Kenna learned more from Gerald than he realized. She had long been a student of human emotions, but seldom got such rich insights into how young men related.
Then Gerald caught Kenna off guard. “Why were you banished?”
She lay as if frozen for a long while. When she finally spoke, her voice wandered distantly, as if from a maze of twisty little passages deep in the mountain. “I was a child. My parents were both at Liqeni i Zjarrtë. Mother was part of the triad, and my father had come to teach them newly discovered methods of alchemy. Though I was young—I might have looked like an eight-year-old human—I had more experience and understanding than most humans get in a lifetime. And we do not rush our children’s education.
“Anyway, I was helping. There was a relic—a woman's wire belt—infused with both magic and poison. Without the magic the poison would have been trapped in the belt. The triad wanted to remove the poison, leaving the belt its defensive power. My father asked me to bring him a beaker with a potion he had made. He carefully placed the belt in it and turned to look at his notes.
“Darciere had no idea I was supposed to help. She had not been around children since she was much younger than I was. She walked into the room and saw a child holding a beaker with acrid fumes coming from it. She screamed my name. Startled, I flung the beaker. Mother caught it, but a great deal of the potion hit her in the face. She was dead within seconds, much of her face and hair melted away.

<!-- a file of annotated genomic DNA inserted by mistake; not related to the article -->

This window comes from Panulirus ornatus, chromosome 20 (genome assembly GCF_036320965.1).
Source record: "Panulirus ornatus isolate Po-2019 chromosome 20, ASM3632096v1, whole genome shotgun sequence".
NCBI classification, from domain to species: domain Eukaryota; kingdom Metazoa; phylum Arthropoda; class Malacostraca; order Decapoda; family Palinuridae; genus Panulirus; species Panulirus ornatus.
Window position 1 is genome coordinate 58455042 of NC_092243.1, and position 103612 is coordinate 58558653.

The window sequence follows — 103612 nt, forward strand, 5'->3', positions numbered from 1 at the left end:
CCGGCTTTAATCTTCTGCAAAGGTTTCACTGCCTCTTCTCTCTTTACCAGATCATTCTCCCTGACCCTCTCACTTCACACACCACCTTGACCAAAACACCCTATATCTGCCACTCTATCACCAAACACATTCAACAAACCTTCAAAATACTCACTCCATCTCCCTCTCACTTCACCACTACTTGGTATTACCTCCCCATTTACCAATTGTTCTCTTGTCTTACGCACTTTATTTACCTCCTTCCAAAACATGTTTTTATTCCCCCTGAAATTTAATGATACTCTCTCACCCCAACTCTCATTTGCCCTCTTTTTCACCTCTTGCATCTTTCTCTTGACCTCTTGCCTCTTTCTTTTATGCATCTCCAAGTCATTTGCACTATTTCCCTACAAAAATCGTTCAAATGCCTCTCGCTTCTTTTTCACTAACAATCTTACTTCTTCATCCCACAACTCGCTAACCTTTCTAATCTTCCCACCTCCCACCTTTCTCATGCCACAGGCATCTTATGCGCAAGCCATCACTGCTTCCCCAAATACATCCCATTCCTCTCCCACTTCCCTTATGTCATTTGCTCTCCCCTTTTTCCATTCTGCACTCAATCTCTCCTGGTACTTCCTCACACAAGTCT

“Darciere blamed me and banished me. Father was furious, but the triad answers to no one else regarding such things, so we left. The faerie tribes came together to pick a new triad member. They chose Father, but he would not agree to join until I was of age and on my own. Even then he would not join until Darciere revoked the ban. For many years the triad was no such thing.
“Today is the first time Darciere has spoken to me since she banished me. I do not recall seeing her smile before the accident, but since then she has rarely stopped smiling. I believe Mother's death—and Darciere’s inability to cope with her part in it—drove her mad.
“I long ago forgave her. I do not know if she has forgiven herself.”
Excerpt from Chapter 20, "Fewmets & Fish", of Into Otherness, Book III of The Dragon Lord Chronicles. November 2017.